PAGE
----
About Me

I am currently a medical student at University of California- Irvine School of Medicine. When I am not in the library cramming away, you can find me in a small yet homey kitchen of my apartment. 

I started cooking in 2012 when I moved to the U.S., out of sheer desperate craving for my hometown cuisines. As a naive, inexperienced, yet hungry teenager, I called my mother back in Yangon, and asked for a recipe for "kyat-tar-arrloo-see-pyan", which literally means "chicken potato curry". I turned on my phone speaker and wrote down everything. In retrospect, it was less of a recipe and more of my mom way of implying you-cannot-hold-a-knife-honey-you-shouldn't-cook. But, being young and reckless, I went to the nearest Walmart, and bought a package of chicken thighs, a sack of potatoes, some garlic, onions and spices. Finally, I was in the kitchen, armed with a small pairing knife, and my mission was to cube the chicken and potatoes without harming myself or my roommate. Mission quickly aborted when I realized my knife was not equipped to cut through the bones. From then, things went downhill pretty quickly. I cut myself while peeling potatoes, burned the onions to the point they became dark crust on the pan, yet still managed to undercook the chicken. 

In a nutshell, my first cooking experience was similar to a crappy horror movie - I knew things were going to go badly, but still went into the room to check if the killer is there. But, that day, I did discover how much I enjoyed the process of cooking. The more I cook, the more captivated I became by the almost-spiritual experience of how unprocessed raw ingredients combine together to give dishes powerful enough to evoke our emotions. Behind each recipe lies a story of preserverence, creativity, love and history. Every time I taste a (well-thought out) dish, I felt a privileged invitation to get a glimpse of the individual's inner core. To me, this experience is priceless.

I also cannot take a picture, without looking like a serial killer. Don’t believe me. See for yourself below.












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11 comments:

  1. Congrat bro , u finally made it! Proud of you !!!:)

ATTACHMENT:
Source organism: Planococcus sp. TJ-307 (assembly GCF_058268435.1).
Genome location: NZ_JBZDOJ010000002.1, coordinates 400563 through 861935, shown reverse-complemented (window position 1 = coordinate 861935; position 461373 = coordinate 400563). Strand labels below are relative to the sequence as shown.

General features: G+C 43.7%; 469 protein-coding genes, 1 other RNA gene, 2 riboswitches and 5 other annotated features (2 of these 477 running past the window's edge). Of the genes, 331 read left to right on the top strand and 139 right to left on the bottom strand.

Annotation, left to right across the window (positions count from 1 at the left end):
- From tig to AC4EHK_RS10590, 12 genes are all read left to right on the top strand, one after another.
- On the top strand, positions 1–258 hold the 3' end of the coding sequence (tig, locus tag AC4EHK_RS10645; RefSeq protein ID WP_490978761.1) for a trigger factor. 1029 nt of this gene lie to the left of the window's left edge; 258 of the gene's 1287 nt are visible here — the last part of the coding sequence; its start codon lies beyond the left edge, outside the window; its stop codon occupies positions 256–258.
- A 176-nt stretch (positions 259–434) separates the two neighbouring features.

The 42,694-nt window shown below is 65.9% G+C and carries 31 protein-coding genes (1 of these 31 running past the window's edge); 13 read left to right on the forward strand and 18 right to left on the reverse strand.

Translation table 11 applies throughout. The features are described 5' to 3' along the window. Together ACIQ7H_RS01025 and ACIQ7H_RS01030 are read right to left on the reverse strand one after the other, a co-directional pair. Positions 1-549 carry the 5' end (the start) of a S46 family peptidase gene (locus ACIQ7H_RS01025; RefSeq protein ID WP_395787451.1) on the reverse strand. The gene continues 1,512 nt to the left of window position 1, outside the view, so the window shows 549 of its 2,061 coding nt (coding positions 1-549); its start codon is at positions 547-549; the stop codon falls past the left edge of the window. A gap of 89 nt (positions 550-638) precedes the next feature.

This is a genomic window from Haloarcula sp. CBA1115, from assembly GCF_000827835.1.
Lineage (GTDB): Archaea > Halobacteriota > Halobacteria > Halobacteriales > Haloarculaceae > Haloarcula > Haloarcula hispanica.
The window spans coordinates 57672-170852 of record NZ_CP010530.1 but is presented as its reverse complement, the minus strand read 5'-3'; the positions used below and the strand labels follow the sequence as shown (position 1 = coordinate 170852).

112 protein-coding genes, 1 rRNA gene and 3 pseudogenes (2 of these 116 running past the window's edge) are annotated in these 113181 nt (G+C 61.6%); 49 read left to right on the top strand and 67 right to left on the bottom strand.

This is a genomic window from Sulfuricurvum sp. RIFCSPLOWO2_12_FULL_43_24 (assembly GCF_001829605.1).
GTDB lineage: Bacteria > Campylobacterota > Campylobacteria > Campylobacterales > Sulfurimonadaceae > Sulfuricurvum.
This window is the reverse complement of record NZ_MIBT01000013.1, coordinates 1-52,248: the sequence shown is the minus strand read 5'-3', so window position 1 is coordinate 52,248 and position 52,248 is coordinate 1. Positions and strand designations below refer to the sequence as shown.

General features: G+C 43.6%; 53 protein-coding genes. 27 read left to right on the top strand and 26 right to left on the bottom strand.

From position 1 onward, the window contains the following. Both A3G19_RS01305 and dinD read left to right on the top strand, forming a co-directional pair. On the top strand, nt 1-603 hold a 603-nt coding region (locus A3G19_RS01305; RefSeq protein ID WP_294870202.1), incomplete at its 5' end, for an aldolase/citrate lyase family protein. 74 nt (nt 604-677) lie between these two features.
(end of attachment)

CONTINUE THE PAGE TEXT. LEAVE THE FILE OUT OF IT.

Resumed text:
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  2. Love your story. Good for you. Look forward to following your blog!

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  3. Loveeee. I can't get enough of your blog!

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  4. Love your blog!! And congrats on winning the Saveur award ;)

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  5. I'm enjoying exploring some of your recipes. You make them sound not too hard! The chick pea flour tofu is great with the salad. Loved that one especially.

    Keep up the good work! MaryLouise

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  6. I absolutely love your about me page. It is so funny and deep at the same time. Your horror movie analogy and your first cooking experience made me laugh. I agree with you that cooking is a creative outlet and a reflection of our inner selves. It's so moving how food can evoke memories and emotions. The way your expressed that is so beautiful and well-written. I look forward to continuing to share food with you at our food blogger meetings and to getting a glimpse of our souls through our food. Warmly, Dana

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  7. I think Japanese knife is better than burmese knife.Once upon a time i used burmese knife but at the moment i avoid it because of Rohinga Muslim issues. I would like to suggest everyone please avoid burmese knife.

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